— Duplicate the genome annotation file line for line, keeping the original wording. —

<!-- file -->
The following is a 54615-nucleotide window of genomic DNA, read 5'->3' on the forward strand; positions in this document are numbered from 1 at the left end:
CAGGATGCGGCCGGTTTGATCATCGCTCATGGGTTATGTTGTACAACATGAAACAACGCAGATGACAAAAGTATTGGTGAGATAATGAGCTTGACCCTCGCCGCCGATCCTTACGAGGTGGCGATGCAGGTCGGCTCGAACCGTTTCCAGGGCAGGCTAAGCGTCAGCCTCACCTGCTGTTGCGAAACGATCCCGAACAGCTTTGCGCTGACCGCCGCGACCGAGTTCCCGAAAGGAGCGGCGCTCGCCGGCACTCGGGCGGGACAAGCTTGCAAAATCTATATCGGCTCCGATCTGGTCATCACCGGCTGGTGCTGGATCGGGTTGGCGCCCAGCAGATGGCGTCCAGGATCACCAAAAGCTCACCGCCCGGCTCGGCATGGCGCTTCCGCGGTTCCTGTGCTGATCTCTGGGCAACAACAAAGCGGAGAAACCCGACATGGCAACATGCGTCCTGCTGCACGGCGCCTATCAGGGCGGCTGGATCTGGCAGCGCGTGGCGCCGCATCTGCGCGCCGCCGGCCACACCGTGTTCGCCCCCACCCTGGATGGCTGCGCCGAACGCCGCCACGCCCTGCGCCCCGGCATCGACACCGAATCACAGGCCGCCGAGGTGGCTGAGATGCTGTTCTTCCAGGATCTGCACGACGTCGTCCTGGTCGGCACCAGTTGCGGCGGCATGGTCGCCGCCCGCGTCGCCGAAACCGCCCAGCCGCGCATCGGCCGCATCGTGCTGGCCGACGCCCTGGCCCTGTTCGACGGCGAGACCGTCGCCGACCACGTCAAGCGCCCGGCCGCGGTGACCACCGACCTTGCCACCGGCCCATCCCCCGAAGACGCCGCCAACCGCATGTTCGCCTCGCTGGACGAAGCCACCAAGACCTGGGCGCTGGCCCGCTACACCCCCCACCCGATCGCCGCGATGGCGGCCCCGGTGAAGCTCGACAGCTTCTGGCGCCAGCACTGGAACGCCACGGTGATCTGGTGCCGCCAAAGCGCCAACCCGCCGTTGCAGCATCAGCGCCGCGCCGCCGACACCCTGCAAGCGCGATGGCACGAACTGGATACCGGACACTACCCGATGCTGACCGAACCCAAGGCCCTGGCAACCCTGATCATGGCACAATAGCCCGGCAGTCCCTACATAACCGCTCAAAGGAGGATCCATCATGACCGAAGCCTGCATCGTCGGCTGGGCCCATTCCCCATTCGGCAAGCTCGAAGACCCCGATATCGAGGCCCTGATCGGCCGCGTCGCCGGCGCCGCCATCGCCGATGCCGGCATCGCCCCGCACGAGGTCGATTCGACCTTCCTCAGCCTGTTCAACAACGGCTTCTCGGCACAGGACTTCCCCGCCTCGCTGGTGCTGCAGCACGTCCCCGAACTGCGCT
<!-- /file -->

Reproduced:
The following is a 54615-nucleotide window of genomic DNA, read 5'->3' on the forward strand; positions in this document are numbered from 1 at the left end:
CAGGATGCGGCCGGTTTGATCATCGCTCATGGGTTATGTTGTACAACATGAAACAACGCAGATGACAAAAGTATTGGTGAGATAATGAGCTTGACCCTCGCCGCCGATCCTTACGAGGTGGCGATGCAGGTCGGCTCGAACCGTTTCCAGGGCAGGCTAAGCGTCAGCCTCACCTGCTGTTGCGAAACGATCCCGAACAGCTTTGCGCTGACCGCCGCGACCGAGTTCCCGAAAGGAGCGGCGCTCGCCGGCACTCGGGCGGGACAAGCTTGCAAAATCTATATCGGCTCCGATCTGGTCATCACCGGCTGGTGCTGGATCGGGTTGGCGCCCAGCAGATGGCGTCCAGGATCACCAAAAGCTCACCGCCCGGCTCGGCATGGCGCTTCCGCGGTTCCTGTGCTGATCTCTGGGCAACAACAAAGCGGAGAAACCCGACATGGCAACATGCGTCCTGCTGCACGGCGCCTATCAGGGCGGCTGGATCTGGCAGCGCGTGGCGCCGCATCTGCGCGCCGCCGGCCACACCGTGTTCGCCCCCACCCTGGATGGCTGCGCCGAACGCCGCCACGCCCTGCGCCCCGGCATCGACACCGAATCACAGGCCGCCGAGGTGGCTGAGATGCTGTTCTTCCAGGATCTGCACGACGTCGTCCTGGTCGGCACCAGTTGCGGCGGCATGGTCGCCGCCCGCGTCGCCGAAACCGCCCAGCCGCGCATCGGCCGCATCGTGCTGGCCGACGCCCTGGCCCTGTTCGACGGCGAGACCGTCGCCGACCACGTCAAGCGCCCGGCCGCGGTGACCACCGACCTTGCCACCGGCCCATCCCCCGAAGACGCCGCCAACCGCATGTTCGCCTCGCTGGACGAAGCCACCAAGACCTGGGCGCTGGCCCGCTACACCCCCCACCCGATCGCCGCGATGGCGGCCCCGGTGAAGCTCGACAGCTTCTGGCGCCAGCACTGGAACGCCACGGTGATCTGGTGCCGCCAAAGCGCCAACCCGCCGTTGCAGCATCAGCGCCGCGCCGCCGACACCCTGCAAGCGCGATGGCACGAACTGGATACCGGACACTACCCGATGCTGACCGAACCCAAGGCCCTGGCAACCCTGATCATGGCACAATAGCCCGGCAGTCCCTACATAACCGCTCAAAGGAGGATCCATCATGACCGAAGCCTGCATCGTCGGCTGGGCCCATTCCCCATTCGGCAAGCTCGAAGACCCCGATATCGAGGCCCTGATCGGCCGCGTCGCCGGCGCCGCCATCGCCGATGCCGGCATCGCCCCGCACGAGGTCGATTCGACCTTCCTCAGCCTGTTCAACAACGGCTTCTCGGCACAGGACTTCCCCGCCTCGCTGGTGCTGCAGCACGTCCCCGAACTGCGCT